Please Don't Write Well, Write Clearly

Posted by {"login"=>"dvollrath", "email"=>"[email protected]", "display_name"=>"dvollrath", "first_name"=>"", "last_name"=>""} on January 09, 2015 · 5 mins read

Chris Blattman just published a piece about the 10 things he'd tell college kids. I think they're all generally great pieces of advice, but I want to expand on one point in particular.

His #3 piece of advice is "Learn to write well". As a general concept, I'm all for that. Chris says,

You'll be surprised how many proposals, pitches, reports, and letters you'll write in life. Even if you're not in that line of work, until they put microchips in our brains (which, admittedly, might not be so far off) writing emails will probably be the main way you connect with your bosses, colleagues, friends, and customers.

This is absolutely right. For many, many jobs, the majority of time is probably spent writing in some form or another.

But I'd make a clear distinction between being a "good writer" and a "clear writer". For the writing that Chris is talking about - proposals, reports, letters, e-mails - what you are after is clarity, not quality. You want your reader to get your point quickly and find the supporting evidence easily. Quality writing is about the subtle use of language, playing words off one another, and evoking emotion. All these things are the enemy of clear writing. The goal of your e-mail is not to generate a late-night drunken discussion about the perceptions of good and evil manifested in the portrayal of Boo Radley. It's an e-mail.

Chris suggests "You might also consider a course in creative, non-fiction, journalism, or business writing." For the love of God, please don't. Take courses that demand you write, not courses that are about writing. Writing courses are generally taught by people who want you to "write well", not "write clearly". They are either good writers themselves, or are aspiring to be good writers. In pursuit of "good writing" they will tell you to do things that inhibit the clarity of your writing. Your goal is not to be Harper Lee, it is to be understood quickly and unambiguously. (If you *do* want to be Harper Lee, then you probably aren't reading this blog).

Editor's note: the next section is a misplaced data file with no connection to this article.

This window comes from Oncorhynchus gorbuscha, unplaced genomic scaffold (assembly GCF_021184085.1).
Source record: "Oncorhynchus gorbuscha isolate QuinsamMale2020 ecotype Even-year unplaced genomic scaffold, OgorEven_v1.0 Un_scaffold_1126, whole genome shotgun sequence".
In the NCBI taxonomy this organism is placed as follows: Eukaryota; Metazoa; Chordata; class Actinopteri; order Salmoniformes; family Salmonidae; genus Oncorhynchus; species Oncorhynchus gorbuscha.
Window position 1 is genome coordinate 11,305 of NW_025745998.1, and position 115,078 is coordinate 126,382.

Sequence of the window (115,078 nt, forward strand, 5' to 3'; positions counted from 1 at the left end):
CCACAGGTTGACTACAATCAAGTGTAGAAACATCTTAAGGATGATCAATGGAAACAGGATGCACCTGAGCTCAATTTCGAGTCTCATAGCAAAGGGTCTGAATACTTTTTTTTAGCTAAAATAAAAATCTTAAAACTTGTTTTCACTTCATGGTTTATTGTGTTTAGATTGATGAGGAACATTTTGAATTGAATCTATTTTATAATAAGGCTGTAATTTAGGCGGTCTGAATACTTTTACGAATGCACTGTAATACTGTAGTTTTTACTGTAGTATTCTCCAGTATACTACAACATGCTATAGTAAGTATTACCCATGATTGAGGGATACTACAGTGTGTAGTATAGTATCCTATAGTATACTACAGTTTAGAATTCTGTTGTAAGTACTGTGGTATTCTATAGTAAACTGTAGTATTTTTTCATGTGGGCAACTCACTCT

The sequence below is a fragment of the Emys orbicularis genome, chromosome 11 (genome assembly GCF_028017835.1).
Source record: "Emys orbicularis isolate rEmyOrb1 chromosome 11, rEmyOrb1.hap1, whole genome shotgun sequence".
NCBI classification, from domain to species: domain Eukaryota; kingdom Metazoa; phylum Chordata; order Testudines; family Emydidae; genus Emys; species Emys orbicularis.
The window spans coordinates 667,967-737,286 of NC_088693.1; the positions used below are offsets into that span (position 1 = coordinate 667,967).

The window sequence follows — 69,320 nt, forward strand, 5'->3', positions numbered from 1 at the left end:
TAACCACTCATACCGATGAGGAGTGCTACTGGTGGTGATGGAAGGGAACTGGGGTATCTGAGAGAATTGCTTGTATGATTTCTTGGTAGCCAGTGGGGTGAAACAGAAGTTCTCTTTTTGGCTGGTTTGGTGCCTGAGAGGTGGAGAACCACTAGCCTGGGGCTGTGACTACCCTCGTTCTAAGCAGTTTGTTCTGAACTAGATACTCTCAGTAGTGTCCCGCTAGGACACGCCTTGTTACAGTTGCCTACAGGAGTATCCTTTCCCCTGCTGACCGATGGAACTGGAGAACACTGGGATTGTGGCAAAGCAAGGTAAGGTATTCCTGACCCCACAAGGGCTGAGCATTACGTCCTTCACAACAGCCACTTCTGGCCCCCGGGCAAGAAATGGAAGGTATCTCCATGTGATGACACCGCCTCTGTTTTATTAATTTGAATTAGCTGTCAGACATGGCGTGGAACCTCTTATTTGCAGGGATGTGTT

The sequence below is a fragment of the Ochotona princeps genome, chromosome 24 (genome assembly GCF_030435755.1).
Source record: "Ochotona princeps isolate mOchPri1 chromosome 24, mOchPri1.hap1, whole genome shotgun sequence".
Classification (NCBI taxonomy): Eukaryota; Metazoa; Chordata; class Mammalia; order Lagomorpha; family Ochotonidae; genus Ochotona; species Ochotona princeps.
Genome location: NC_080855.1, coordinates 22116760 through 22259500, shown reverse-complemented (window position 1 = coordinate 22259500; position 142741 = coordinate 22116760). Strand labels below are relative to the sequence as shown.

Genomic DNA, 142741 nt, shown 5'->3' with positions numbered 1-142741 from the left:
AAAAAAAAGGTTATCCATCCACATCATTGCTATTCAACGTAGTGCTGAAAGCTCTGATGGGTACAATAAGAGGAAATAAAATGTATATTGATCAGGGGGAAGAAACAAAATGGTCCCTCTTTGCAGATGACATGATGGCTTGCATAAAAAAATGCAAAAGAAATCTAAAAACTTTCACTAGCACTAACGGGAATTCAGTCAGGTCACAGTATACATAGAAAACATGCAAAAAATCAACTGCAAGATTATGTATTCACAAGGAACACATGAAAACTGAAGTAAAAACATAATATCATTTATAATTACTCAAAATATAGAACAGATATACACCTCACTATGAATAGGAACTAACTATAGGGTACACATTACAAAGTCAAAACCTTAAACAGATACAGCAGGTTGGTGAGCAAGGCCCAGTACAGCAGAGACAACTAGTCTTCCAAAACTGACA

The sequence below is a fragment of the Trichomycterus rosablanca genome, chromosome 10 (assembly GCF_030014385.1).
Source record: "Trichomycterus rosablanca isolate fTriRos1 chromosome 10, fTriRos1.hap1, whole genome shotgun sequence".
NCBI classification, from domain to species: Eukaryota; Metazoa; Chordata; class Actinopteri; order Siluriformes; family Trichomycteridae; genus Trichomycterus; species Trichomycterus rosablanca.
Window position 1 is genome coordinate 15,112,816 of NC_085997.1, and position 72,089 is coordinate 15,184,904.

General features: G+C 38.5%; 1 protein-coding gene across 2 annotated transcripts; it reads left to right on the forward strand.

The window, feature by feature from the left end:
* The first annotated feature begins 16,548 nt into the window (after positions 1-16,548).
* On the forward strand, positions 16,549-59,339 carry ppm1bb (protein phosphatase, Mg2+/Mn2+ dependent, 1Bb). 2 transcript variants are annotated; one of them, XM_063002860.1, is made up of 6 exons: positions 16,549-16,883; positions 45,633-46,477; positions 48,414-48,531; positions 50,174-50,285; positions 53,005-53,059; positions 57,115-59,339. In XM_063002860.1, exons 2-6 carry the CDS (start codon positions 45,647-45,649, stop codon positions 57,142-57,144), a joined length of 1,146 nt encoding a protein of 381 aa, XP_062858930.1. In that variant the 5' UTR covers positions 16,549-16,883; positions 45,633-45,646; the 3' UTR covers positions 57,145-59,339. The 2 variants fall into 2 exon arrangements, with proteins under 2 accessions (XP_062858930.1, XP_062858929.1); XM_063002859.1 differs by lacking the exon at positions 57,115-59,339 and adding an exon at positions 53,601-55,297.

As part of being a clear writer, please don't ever use the "persuasive essay" format. This idea is pushed in writing classes, and should die painfully in a fire. Don't tell the reader that you are going to tell them the information they need. Don't tell the reader later on that you just told them the information they need. Just tell them the information they need. The "persuasive essay" format is suitable for speeches or presentations, but not for 99% of the writing that you will need to do.

The following tips for clear writing exist in some form all over the place, but keep them in mind:

  1. Your paper/report/email has too many paragraphs.
  2. Your paragraphs have too many sentences.
  3. Your sentences have too many words.

For pieces that are expected to be long (e.g. papers) the first point about paragraphs is crucial. I can almost guarantee you that if you lopped off the very first paragraph of you paper and dropped it down a deep well, no one would ever notice.

How do you get better at writing clearly?

  1. Write something.
  2. Shorten it.
  3. Show it to someone else and get their feedback.
  4. Goto #1.

You cannot skip the third step. Nothing clarifies your writing mind like the thought that someone else is going to read your work. You have to continually ask people what they think. This is the value of taking writing-intensive classes in college. You have a captive audience who actually *wants* (ok, feels obligated, but take what you can get) to read your writing. The professor in a subject-matter class is after clarity, not quality. Take their comments seriously.

I say all this as someone who spent a good fifteen years scratching and clawing his way from "vomiting word salad" to "making occasional sense". The biggest step I took was in striving to write clearly, not well. I'll let you know when I finally get there.